By Mahlon Meyer
NORTHWEST ASIAN WEEKLY
Video by Joseph Lachman
On the night of Dec. 8, Tanya Woo was out with other volunteers assisting the unhoused population and trying to prevent fires in the Chinatown-International District (CID). They kept a watch on vacant buildings. They handed out warm clothes and heating packs—so that those experiencing homelessness could stay warm during a freezing night—without having to light fires.
So it was with a sense of dismay that she was alerted to a fire that was occurring at around 7 p.m.—this time, at her own family’s property—the Louisa Hotel. In fact, the hotel had been gutted once by fire before—in 2013.
When Woo arrived on the scene, what she saw only confirmed what she has been fighting for for years, on the streets and in a recent election campaign.
“We’ve got to get people inside, we’ve got to get them housed, because it does affect things,” she said in an interview.
A deadly impact
The impact is enormous. That night, several men who apparently started the fire in a doorway outside the Louisa Hotel, fled, leaving a third man lying in the street, paralyzed and unconscious after an overdose. Meanwhile, the fire burned unabated until a sprinkler doused a flaming box with torrents of water.
“The solution,” she said, “is to house everybody.”
According to Woo, there are several such fires each year in the CID, ones that are started by people trying to stay warm and spread to adjacent buildings.
“Every year, we see a whole bunch of fires next to historic residential and other buildings,” she said.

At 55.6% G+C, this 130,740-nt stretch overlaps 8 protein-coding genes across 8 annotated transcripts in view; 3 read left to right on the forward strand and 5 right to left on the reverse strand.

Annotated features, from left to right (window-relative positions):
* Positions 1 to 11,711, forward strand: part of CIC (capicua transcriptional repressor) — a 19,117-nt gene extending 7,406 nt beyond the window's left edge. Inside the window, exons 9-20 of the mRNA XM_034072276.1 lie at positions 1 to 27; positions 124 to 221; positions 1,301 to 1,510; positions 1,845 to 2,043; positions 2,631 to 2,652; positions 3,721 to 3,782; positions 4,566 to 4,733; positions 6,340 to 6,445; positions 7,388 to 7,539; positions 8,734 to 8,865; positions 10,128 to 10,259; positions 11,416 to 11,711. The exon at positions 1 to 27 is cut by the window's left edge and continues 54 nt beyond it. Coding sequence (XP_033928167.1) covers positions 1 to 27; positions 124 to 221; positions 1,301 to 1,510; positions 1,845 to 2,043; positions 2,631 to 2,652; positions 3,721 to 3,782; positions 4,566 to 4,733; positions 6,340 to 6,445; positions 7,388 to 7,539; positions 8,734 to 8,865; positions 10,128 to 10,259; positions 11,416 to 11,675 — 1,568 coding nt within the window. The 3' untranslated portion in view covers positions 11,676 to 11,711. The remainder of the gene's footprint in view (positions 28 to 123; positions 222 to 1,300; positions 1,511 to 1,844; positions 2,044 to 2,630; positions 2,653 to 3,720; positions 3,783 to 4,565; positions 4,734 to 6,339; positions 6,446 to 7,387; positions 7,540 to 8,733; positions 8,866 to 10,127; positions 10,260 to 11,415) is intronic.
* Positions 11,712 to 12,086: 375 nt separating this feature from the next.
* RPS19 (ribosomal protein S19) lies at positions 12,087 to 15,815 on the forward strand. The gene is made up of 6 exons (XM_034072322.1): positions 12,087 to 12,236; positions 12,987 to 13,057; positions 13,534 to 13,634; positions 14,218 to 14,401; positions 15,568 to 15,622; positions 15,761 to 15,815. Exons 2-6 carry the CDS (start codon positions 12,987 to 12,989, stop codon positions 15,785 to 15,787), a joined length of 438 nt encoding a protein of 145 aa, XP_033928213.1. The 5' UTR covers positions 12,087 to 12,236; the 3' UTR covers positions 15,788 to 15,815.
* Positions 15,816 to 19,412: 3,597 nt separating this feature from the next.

The CID, with its concentration of shelters and social services, seems especially vulnerable to such fires.
According to Tien Ha, a local entrepreneur, a fire occurred at his vacant building on the 1,000 block of South King Street on July 20.
In 2021, a fire threatened the Tsue Chong building, roaring up from a dumpster and consuming several trees.
In 2020, the Eng Suey Sun Plaza building burned down at a $2.5 million loss. The structure had housed 11 businesses, including the Eng Family Association, Kin On’s home care service, a bakery, a chiropractor, an accounting firm, a law firm, a dance academy, and others.
The Seattle Fire Department (SFD) was unable to provide statistics for building fires associated with people living outside trying to keep warm, cook or engage in other such activities.
Meanwhile, outside of the CID, fires have swept through abandoned buildings, including one that consumed the former Jumbo restaurant last month.
A vulnerable neighborhood
Nor is it clear if these problems occur in other parts of the city with the same regularity.
“Are these building fires happening in North Seattle, in other parts of the city? I know it happens along Rainier, but with all these shelter services in our area, when the services are full, people end up staying in Chinatown. How do we get people housed? How do we give them services so these fires aren’t happening?” said Woo
A city on fire
Still, the building fires are merely one part of a much larger problem. There were 772 fires in encampments so far this year, to which the SFD responded.
If you count all fires related to activities undertaken by people living outdoors—to stay warm or cook or otherwise—the number is double.